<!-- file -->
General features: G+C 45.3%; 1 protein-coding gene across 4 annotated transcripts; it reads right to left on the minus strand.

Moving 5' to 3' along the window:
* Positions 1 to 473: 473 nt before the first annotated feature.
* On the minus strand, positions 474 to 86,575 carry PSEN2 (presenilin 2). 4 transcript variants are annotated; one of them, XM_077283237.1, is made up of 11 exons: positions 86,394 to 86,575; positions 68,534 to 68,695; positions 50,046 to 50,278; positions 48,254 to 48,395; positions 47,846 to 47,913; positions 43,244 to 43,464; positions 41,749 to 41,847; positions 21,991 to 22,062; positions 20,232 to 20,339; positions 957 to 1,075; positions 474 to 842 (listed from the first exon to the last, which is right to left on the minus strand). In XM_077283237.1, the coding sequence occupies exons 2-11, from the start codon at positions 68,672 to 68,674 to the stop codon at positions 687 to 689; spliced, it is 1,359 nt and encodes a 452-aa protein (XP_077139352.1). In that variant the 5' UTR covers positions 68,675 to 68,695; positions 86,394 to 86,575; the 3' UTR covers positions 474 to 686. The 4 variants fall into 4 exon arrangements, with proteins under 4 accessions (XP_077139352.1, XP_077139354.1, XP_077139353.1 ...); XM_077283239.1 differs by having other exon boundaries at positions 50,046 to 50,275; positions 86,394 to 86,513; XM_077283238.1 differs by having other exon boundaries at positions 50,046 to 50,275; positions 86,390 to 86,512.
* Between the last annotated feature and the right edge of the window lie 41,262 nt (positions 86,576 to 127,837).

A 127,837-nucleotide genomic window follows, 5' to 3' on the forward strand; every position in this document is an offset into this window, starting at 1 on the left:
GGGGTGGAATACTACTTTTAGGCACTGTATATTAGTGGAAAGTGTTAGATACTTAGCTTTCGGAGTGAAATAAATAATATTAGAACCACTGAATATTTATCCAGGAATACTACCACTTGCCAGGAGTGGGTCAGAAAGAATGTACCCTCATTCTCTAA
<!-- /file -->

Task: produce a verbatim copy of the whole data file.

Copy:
General features: G+C 45.3%; 1 protein-coding gene across 4 annotated transcripts; it reads right to left on the minus strand.

Moving 5' to 3' along the window:
* Positions 1 to 473: 473 nt before the first annotated feature.
* On the minus strand, positions 474 to 86,575 carry PSEN2 (presenilin 2). 4 transcript variants are annotated; one of them, XM_077283237.1, is made up of 11 exons: positions 86,394 to 86,575; positions 68,534 to 68,695; positions 50,046 to 50,278; positions 48,254 to 48,395; positions 47,846 to 47,913; positions 43,244 to 43,464; positions 41,749 to 41,847; positions 21,991 to 22,062; positions 20,232 to 20,339; positions 957 to 1,075; positions 474 to 842 (listed from the first exon to the last, which is right to left on the minus strand). In XM_077283237.1, the coding sequence occupies exons 2-11, from the start codon at positions 68,672 to 68,674 to the stop codon at positions 687 to 689; spliced, it is 1,359 nt and encodes a 452-aa protein (XP_077139352.1). In that variant the 5' UTR covers positions 68,675 to 68,695; positions 86,394 to 86,575; the 3' UTR covers positions 474 to 686. The 4 variants fall into 4 exon arrangements, with proteins under 4 accessions (XP_077139352.1, XP_077139354.1, XP_077139353.1 ...); XM_077283239.1 differs by having other exon boundaries at positions 50,046 to 50,275; positions 86,394 to 86,513; XM_077283238.1 differs by having other exon boundaries at positions 50,046 to 50,275; positions 86,390 to 86,512.
* Between the last annotated feature and the right edge of the window lie 41,262 nt (positions 86,576 to 127,837).

A 127,837-nucleotide genomic window follows, 5' to 3' on the forward strand; every position in this document is an offset into this window, starting at 1 on the left:
GGGGTGGAATACTACTTTTAGGCACTGTATATTAGTGGAAAGTGTTAGATACTTAGCTTTCGGAGTGAAATAAATAATATTAGAACCACTGAATATTTATCCAGGAATACTACCACTTGCCAGGAGTGGGTCAGAAAGAATGTACCCTCATTCTCTAA